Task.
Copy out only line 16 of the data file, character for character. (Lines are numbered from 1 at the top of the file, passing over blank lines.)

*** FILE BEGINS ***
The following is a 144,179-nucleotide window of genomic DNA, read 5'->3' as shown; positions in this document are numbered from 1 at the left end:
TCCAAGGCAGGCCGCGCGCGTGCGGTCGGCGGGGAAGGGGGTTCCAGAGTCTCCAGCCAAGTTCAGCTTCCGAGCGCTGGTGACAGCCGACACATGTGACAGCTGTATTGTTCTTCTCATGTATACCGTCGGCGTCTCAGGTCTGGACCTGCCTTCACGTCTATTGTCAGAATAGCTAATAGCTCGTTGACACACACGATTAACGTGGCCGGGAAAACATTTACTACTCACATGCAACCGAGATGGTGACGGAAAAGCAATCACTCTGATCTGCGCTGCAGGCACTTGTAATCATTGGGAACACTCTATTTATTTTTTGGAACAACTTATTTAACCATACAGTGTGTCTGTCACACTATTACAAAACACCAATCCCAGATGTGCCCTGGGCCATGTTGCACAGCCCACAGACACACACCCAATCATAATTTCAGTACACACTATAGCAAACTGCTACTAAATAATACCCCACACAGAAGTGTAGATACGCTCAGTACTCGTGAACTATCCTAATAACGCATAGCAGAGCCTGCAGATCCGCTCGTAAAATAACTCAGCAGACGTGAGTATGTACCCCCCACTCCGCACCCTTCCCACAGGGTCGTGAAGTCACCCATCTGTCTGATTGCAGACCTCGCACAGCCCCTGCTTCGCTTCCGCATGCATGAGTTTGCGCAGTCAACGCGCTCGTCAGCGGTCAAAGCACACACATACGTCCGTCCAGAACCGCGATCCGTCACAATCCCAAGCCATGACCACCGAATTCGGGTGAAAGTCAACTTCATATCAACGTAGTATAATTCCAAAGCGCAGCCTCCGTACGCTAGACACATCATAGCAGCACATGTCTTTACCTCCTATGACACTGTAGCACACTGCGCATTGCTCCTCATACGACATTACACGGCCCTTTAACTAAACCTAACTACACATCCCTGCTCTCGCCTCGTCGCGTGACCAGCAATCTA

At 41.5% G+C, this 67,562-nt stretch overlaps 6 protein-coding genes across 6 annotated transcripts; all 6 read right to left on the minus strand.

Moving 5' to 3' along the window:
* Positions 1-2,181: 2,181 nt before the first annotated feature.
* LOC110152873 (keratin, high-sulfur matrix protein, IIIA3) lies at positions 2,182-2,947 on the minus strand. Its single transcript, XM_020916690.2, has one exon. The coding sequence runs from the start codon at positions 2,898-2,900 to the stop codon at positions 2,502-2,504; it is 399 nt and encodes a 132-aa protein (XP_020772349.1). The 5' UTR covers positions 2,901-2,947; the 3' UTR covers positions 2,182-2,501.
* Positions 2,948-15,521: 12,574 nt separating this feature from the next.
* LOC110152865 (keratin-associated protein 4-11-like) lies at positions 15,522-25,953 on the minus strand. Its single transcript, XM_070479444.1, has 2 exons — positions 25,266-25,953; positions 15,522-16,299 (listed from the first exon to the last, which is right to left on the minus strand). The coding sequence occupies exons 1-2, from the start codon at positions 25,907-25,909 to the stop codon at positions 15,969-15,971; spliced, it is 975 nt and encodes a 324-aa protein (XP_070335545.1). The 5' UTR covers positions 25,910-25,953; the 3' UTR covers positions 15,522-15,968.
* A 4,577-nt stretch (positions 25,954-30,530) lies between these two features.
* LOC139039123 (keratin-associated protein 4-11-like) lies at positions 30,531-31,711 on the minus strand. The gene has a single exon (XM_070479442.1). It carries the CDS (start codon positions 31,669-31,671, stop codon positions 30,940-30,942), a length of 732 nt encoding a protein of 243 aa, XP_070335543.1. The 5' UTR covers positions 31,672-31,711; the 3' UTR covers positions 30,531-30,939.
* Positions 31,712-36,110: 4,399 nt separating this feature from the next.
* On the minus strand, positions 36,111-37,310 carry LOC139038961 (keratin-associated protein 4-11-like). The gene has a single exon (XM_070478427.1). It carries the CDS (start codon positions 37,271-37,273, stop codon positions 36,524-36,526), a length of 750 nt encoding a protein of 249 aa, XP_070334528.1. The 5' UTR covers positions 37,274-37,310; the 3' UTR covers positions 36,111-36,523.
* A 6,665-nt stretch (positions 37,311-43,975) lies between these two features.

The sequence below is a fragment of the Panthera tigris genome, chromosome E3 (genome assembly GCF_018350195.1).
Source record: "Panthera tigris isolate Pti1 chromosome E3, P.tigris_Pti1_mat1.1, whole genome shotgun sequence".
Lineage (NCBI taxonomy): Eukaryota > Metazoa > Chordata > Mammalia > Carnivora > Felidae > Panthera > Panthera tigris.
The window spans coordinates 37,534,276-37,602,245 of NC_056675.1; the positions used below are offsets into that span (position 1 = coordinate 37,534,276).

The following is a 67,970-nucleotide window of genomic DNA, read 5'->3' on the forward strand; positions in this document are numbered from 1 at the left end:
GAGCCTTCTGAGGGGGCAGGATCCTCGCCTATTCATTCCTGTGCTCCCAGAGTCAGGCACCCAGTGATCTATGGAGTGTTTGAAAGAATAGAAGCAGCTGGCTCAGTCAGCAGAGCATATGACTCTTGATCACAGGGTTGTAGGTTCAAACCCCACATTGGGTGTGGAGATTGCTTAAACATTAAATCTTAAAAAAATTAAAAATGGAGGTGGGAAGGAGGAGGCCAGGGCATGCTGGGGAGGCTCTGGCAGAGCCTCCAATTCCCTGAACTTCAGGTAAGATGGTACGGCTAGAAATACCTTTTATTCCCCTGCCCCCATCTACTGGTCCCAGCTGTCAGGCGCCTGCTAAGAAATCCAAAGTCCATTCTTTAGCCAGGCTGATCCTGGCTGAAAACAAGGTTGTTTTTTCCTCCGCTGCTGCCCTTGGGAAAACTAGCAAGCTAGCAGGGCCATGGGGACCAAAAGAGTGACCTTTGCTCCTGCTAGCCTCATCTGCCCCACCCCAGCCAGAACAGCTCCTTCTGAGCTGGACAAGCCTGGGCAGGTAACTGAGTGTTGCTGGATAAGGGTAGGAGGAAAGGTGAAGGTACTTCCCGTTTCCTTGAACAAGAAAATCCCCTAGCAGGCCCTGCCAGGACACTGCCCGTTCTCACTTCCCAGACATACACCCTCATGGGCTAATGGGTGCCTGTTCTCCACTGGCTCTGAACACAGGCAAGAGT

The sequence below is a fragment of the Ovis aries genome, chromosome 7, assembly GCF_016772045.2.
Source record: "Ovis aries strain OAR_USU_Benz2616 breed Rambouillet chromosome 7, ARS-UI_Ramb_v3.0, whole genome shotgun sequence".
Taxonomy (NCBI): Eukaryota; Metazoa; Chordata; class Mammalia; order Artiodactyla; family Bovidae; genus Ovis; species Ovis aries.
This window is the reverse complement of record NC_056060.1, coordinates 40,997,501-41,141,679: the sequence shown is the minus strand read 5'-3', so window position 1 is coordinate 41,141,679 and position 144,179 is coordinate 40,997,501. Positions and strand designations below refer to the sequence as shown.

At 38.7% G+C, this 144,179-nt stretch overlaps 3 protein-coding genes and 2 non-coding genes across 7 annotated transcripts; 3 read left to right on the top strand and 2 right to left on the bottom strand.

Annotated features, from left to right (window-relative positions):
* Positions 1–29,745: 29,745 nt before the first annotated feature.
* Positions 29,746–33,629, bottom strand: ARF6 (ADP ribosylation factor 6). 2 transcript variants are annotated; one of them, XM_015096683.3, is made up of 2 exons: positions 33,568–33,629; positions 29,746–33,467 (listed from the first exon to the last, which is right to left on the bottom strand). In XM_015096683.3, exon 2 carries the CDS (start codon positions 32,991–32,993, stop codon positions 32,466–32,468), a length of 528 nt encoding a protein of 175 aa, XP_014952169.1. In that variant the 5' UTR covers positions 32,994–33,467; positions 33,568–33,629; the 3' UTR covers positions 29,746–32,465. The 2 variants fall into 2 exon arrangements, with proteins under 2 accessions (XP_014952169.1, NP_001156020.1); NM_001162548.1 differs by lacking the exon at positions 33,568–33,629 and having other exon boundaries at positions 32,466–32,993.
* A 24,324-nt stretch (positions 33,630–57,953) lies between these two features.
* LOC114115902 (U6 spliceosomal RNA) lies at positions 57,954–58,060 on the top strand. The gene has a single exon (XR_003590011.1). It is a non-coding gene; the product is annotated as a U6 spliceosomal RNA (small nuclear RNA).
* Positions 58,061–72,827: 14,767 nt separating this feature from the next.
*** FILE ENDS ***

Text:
Lineage (NCBI taxonomy): Eukaryota > Metazoa > Chordata > Mammalia > Carnivora > Felidae > Panthera > Panthera tigris.